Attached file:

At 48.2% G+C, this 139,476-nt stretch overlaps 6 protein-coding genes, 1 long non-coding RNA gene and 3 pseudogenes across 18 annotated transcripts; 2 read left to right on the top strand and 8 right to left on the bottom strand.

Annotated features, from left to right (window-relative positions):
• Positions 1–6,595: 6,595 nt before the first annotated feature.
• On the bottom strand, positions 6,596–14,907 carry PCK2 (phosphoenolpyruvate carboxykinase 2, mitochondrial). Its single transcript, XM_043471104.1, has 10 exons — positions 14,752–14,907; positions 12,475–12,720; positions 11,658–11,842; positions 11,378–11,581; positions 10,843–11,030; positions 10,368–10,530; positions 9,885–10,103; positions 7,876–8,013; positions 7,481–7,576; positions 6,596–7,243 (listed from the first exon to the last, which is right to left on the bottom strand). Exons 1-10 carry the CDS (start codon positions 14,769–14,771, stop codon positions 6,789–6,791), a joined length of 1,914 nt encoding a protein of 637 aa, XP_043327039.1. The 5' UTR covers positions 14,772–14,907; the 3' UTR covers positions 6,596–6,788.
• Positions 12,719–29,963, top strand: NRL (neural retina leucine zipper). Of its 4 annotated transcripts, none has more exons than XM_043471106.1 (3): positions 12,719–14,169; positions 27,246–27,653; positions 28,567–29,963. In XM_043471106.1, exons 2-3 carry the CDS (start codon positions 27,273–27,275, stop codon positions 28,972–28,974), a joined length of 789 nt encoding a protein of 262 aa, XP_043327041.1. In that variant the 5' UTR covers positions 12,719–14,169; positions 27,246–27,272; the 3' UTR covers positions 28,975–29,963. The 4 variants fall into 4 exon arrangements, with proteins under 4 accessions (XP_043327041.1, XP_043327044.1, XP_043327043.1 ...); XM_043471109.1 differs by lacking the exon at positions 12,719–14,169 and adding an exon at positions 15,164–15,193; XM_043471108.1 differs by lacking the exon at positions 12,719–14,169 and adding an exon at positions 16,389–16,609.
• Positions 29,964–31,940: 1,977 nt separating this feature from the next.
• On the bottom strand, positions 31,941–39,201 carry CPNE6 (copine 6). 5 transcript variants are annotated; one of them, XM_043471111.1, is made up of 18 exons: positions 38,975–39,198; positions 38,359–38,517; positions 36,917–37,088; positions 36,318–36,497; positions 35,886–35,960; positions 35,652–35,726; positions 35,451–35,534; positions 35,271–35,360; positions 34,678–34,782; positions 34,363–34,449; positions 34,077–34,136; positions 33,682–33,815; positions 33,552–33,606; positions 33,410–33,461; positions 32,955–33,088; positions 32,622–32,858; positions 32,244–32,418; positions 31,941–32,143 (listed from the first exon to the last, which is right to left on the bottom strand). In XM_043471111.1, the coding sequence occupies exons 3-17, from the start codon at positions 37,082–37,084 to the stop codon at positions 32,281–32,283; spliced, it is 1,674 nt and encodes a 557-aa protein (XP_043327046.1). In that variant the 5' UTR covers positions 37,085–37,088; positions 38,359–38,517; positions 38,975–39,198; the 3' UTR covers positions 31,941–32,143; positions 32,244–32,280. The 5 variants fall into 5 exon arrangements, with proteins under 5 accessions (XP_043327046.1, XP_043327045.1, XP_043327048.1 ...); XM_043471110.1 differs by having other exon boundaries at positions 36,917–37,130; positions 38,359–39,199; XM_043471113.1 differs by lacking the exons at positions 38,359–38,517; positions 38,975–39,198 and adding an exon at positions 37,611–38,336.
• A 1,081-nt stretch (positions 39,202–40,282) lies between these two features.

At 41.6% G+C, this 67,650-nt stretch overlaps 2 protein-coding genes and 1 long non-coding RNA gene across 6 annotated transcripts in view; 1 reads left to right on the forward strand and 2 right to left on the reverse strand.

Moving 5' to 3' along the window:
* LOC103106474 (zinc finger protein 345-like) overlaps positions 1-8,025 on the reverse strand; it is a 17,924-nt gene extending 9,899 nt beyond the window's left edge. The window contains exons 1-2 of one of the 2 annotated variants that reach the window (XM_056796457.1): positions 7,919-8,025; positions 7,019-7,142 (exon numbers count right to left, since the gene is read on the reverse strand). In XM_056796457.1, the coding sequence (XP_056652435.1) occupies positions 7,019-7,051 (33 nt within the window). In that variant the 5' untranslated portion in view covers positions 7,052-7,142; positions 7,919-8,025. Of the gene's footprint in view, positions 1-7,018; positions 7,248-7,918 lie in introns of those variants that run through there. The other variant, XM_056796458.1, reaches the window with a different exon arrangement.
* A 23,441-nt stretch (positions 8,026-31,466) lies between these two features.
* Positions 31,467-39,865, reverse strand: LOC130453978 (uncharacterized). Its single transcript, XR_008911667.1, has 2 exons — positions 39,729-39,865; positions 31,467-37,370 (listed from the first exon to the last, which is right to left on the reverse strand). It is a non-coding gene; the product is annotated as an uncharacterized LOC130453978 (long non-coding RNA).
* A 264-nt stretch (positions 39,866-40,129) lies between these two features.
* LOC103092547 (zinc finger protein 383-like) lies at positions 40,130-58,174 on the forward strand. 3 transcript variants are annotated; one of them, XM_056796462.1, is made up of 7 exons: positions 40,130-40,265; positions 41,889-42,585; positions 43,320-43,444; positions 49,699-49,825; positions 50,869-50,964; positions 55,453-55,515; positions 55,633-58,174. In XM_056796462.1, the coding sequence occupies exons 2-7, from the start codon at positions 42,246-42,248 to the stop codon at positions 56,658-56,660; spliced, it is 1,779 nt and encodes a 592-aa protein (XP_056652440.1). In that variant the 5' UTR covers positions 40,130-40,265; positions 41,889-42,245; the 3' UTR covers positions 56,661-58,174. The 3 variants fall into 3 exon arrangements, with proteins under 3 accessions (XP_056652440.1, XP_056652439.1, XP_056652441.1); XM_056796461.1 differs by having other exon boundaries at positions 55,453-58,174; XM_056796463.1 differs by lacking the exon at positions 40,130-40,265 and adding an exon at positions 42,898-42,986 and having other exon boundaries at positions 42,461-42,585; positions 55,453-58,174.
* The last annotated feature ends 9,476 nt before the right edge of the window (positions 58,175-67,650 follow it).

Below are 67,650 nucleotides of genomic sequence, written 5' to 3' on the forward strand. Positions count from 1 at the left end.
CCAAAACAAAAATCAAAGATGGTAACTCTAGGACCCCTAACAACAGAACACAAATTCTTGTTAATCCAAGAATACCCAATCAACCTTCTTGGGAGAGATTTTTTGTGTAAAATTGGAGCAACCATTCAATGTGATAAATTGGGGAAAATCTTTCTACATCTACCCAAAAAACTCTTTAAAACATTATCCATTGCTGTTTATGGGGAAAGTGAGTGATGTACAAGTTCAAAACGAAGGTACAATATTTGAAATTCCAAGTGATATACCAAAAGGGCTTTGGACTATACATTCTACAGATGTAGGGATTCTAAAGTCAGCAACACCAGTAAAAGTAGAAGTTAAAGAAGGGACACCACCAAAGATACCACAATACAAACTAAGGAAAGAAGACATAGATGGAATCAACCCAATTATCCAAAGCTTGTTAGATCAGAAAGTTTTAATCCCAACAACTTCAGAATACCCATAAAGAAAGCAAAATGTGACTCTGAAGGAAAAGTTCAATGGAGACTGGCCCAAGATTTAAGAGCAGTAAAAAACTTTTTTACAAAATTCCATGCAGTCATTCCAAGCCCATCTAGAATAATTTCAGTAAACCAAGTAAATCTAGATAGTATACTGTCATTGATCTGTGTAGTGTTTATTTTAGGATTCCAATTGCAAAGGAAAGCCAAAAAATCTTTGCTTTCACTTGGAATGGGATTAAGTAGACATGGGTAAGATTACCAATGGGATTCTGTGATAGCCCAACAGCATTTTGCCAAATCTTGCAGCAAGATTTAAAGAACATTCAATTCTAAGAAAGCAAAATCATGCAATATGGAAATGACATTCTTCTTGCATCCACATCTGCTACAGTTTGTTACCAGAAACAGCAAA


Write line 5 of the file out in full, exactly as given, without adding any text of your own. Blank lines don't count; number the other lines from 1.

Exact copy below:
• Positions 12,719–29,963, top strand: NRL (neural retina leucine zipper). Of its 4 annotated transcripts, none has more exons than XM_043471106.1 (3): positions 12,719–14,169; positions 27,246–27,653; positions 28,567–29,963. In XM_043471106.1, exons 2-3 carry the CDS (start codon positions 27,273–27,275, stop codon positions 28,972–28,974), a joined length of 789 nt encoding a protein of 262 aa, XP_043327041.1. In that variant the 5' UTR covers positions 12,719–14,169; positions 27,246–27,272; the 3' UTR covers positions 28,975–29,963. The 4 variants fall into 4 exon arrangements, with proteins under 4 accessions (XP_043327041.1, XP_043327044.1, XP_043327043.1 ...); XM_043471109.1 differs by lacking the exon at positions 12,719–14,169 and adding an exon at positions 15,164–15,193; XM_043471108.1 differs by lacking the exon at positions 12,719–14,169 and adding an exon at positions 16,389–16,609.